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By: Travis Eckert

Junior Intern

Babbling is quite an interesting thing. Did you know that babies, no matter their hearing status, babble? In the first few months of life, infants develop the same way in this regard, but at about  6 months, hearing infants begin to produce consonants and vowels fairly rapidly, while the deaf infant will stop babbling. It would seem this is the case because hearing children have a full auditory feedback loop, whereas deaf infants do not. However, if that deaf child is born into a signing deaf family, we may see a rather unique happening, babbling, via manual signs. These manual babbles are more than gestures, and are truly isolated handshapes or movements. Deaf infants, unsurprisingly, use symbolic gestures more to communicate than hearing infants, likely due to the utility of manual babbling, but having the inability to have a full language at that stage of their life and language acquisition.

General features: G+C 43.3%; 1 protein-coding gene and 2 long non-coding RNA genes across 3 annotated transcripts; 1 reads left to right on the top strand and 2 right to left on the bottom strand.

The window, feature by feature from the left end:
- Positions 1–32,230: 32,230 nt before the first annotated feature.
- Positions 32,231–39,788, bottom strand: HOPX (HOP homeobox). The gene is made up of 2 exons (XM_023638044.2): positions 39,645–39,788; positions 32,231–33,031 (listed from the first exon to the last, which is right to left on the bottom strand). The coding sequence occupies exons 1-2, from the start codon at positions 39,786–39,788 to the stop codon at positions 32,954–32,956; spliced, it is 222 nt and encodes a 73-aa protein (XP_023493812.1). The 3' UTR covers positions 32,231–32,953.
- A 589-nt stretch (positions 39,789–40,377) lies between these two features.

Deaf Baby Babbling, The Deaf Dream
For more information, check out “Language Learning in Children Who are Deaf and Hard of Hearing”by Susan R. Easterbrooks and Sharon Baker.

 This blog post represents the opinion of the author and not necessarily the views supported by The Deaf Dream.


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